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Glenn Beck is obsessed with Hitler and Woodrow Wilson. (I'm just saying.)
Of course, those who call themselves progressives today have little in common with the Progressive Era of a century ago; it's mainly a term the left adopted after Republicans turned the word "liberal" into an epithet during the 1980s. Beck, however, is determined to draw a straight line from capital-P Progressives to modern-day progressives.
In the spring of 2009 he invited a conservative Wilson scholar to his TV show. "Woodrow Wilson and FDR captured the Democrats for this progressive movement and took us fundamentally off the tracks that our founders had built and moved us into another direction. True or false?" ("Very true," the guest answered.)
But how? "You get the progressives on both sides who brought you the income tax, forced sterilization of the inmates, eugenics, Prohibition," Beck explained on a later show.
Beck even found a way to blame Wilson for the Japanese attack on Pearl Harbor -- 20 years after Wilson left office and 17 years after his death. "You want to know why they bombed us? It didn't come out of the blue. You want to know why? Because Woodrow Wilson told England, 'You need to align yourself with us and not Japan.' And so we humiliated Japan." (It was the most creative reading of 20th-century history since "Animal House," when Bluto asks his frat brothers: "Was it over when the Germans bombed Pearl Harbor? Hell, no!")
"Woodrow Wilson, he was a progressive just like this president," Beck said. "He talked about, you know, ways to get things done by going around Congress. . . . Guess what? This is a progressive in the White House. That's what he's doing."
And finally, on Sept. 18, 2009, Beck delivered proof of the nefarious link between the two presidents: the "Tree of Revolution."
The tree, which Beck illustrated on his ever-present chalkboard, looked to be a sturdy oak. Buried where the trunk sat was Wilson. To the left of Wilson, also in the roots, was Che Guevara, the Marxist revolutionary. To the right of Wilson was Saul Alinsky, the late social radical. Farther up the trunk was SDS -- Students for a Democratic Society, a group that protested the Vietnam War in the 1960s. Above SDS were the words "Cloward and Piven," an obscure reference to two Columbia University academics who in 1966 wrote a Nation magazine article proposing a radical anti-poverty strategy that Beck believes is the basis of an enduring leftist conspiracy to destroy the American economy.
On the left branch of the tree were the Service Employees International Union (SEIU) and the ACORN community group. On the right branch of the tree were Bill Ayers, Obama's "terrorist" pal; Van Jones, an Obama adviser Beck had just driven to resign; and something called "the Apollo Alliance." Beneath that -- a low-hanging fruit? -- was Obama adviser Valerie Jarrett.
Then it started getting complicated. Jeff Jones, who with Ayers was part of the Weather Underground, is an adviser to Apollo -- where Van Jones used to work! And Jeff and Van have the same last name -- Jones!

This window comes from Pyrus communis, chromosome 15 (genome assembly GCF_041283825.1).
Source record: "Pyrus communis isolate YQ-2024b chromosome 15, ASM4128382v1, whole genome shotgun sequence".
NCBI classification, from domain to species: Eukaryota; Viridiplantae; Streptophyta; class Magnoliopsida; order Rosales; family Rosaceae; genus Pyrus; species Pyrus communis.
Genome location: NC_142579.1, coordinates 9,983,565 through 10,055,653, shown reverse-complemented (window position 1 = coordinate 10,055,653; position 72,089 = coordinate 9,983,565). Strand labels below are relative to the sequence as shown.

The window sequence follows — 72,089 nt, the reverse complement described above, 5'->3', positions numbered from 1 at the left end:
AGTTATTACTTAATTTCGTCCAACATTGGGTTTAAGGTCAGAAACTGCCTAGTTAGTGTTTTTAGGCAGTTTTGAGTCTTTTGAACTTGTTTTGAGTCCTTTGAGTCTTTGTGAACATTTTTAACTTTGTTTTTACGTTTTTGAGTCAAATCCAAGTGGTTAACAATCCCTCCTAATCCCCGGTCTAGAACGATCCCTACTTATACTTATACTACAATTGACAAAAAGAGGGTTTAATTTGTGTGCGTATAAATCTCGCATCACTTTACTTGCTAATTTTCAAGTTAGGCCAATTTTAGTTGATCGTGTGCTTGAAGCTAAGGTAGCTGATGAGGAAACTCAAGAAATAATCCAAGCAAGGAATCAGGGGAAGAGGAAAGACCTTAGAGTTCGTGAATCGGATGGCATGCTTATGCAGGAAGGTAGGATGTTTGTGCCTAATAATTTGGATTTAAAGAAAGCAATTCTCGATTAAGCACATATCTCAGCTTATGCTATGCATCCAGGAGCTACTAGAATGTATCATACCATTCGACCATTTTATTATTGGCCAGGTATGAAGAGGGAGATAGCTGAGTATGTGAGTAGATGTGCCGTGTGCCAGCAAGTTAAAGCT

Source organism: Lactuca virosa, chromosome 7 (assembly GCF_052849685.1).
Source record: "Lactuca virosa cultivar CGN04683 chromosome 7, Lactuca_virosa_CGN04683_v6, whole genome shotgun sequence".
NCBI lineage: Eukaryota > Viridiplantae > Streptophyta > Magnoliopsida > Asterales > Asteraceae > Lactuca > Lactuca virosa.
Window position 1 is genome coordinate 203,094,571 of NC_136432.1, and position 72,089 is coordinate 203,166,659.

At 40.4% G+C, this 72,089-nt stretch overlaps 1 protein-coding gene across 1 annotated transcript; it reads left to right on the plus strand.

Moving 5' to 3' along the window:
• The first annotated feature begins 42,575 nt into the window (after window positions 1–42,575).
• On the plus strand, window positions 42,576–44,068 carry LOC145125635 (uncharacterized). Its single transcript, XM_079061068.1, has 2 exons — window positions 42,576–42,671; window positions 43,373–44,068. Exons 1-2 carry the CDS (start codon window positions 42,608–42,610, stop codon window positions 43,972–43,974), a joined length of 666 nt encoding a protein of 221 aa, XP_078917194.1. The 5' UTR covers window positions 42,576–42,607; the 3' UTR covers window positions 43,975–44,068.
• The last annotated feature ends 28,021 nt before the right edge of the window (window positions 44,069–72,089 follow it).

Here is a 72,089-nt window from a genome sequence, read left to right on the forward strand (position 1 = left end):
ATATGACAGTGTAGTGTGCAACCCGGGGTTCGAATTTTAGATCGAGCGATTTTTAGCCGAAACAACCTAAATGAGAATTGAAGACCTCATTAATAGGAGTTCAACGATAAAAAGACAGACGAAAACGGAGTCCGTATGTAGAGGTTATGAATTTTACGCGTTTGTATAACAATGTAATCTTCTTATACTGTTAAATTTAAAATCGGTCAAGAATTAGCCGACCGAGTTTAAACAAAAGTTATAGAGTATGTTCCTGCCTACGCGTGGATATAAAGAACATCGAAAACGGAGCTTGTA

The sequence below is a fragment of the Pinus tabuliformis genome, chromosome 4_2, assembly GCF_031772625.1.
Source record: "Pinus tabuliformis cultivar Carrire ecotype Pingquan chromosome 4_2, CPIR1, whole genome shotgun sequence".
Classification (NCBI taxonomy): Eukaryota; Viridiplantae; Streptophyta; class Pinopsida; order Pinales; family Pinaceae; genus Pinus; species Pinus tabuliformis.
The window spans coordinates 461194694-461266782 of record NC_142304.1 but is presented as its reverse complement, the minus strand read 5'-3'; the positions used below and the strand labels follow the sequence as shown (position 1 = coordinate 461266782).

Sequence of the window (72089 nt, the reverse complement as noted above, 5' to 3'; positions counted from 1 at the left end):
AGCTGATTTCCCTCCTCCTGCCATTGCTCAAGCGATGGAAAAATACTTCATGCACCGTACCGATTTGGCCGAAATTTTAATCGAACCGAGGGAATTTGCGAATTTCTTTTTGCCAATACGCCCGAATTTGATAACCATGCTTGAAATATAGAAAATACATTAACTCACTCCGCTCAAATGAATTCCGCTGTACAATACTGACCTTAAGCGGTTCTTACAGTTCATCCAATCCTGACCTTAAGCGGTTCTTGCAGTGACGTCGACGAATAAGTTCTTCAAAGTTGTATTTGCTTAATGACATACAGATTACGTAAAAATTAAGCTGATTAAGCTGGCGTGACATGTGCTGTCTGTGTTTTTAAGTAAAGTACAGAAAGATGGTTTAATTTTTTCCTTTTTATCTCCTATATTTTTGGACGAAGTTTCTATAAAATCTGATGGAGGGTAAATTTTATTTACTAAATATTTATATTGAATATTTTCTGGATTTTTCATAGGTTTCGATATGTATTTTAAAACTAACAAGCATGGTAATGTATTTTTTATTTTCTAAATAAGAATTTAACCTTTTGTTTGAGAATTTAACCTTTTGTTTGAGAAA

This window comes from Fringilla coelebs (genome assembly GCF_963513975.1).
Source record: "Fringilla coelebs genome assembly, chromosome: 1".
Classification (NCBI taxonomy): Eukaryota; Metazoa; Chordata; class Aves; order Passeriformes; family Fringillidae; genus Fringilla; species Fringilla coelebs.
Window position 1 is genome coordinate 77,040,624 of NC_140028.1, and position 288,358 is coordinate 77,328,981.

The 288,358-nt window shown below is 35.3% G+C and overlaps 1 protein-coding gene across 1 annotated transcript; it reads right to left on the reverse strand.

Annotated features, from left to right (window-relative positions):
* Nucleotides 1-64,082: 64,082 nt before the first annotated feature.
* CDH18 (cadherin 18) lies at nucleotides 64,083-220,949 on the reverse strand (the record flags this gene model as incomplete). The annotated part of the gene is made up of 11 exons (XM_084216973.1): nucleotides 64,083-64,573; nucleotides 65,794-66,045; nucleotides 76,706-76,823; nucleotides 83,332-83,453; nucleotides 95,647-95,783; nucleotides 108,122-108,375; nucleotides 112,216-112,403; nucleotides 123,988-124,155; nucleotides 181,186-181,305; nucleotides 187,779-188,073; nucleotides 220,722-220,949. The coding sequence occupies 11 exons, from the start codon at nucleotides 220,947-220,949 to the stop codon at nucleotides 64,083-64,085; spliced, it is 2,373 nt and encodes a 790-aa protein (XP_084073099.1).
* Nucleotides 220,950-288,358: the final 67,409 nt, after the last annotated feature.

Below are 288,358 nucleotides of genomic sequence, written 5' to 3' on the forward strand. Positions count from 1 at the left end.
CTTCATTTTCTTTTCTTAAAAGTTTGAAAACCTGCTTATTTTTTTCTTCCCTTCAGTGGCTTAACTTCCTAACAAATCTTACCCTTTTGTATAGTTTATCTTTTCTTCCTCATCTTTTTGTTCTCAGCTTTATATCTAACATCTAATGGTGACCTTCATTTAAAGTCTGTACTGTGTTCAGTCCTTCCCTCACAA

Dollar bills were pasted to the branches on the chalkboard, forming leaves. "All these places where there are dollar bills, George Soros has his hands in it," Beck explained.
He then unveiled more elements of the arboreal conspiracy: The Apollo Alliance, funded by Soros, wrote Obama's stimulus bill! Apollo's Jeff Jones, along with Obama friend Ayers, "came right from SDS," which is "code language for Marxism," and formed the Weather Underground, responsible for "blowing up the Pentagon"! (Actually, the group blew up a bathroom, but still . . .) ACORN founder Wade Rathke is connected to SEIU because "his brother Dale is at SEIU, we think." (SEIU denies this, and there is no evidence for it.) The whole bunch was inspired by Richard Cloward and Frances Fox Piven, who wanted to "get everyone on welfare, just start racking up the bills so the American financial system would eventually collapse."
In summary, Woodrow Wilson mated with an Argentine revolutionary and a Chicago radical, gave birth to a 1960s antiwar group and a pair of Columbia academics, who in turn spawned ACORN, the SEIU, the Apollo Alliance, the Weather Underground, George Soros -- and Barack Obama.
"We've told you that these are radicals," Beck proclaimed as he outlined this airtight case. "We've told you that there are communists, Marxists, revolutionaries all around this president."
And it's all Wilson's fault for being the fertilizer of the Tree of Revolution. No wonder Beck is so mad at him.
Wilson's ties to Che, like Obama's ties to Hitler, are history as you never read it -- and as it never occurred. But that's how history is taught in Professor Beck's classroom. "I know you're busy," he pleaded with his Fox viewers one night in March 2010. "The last thing you want to do is pick up a book and read about Woodrow Wilson -- I hate this guy." But, Beck continued, "you're going to have to. You're going to have to learn history."
Or, to be more precise, you're going to have to relearn history, night after night, until it matches Glenn Beck's worldview.
For more Outlook coverage of Glenn Beck, the tea party and the battles within the conservative movement, see "Why don't honest journalists take on Roger Ailes and Fox News?" by Howell Raines; Gerard Alexander's "Conservatism does not equal racism," David Weigel's "Five myths about the tea party" and Steven Hayward's "Is Conservatism Brain-Dead?"
Dana Milbank is an op-ed columnist for The Washington Post. This essay is adapted from his book "Tears of a Clown: Glenn Beck and the Tea Bagging of America," forthcoming Tuesday. He will be online Monday, Oct. 4, at 11 a.m. ET to chat. Submit your questions and comments before or during the discussion.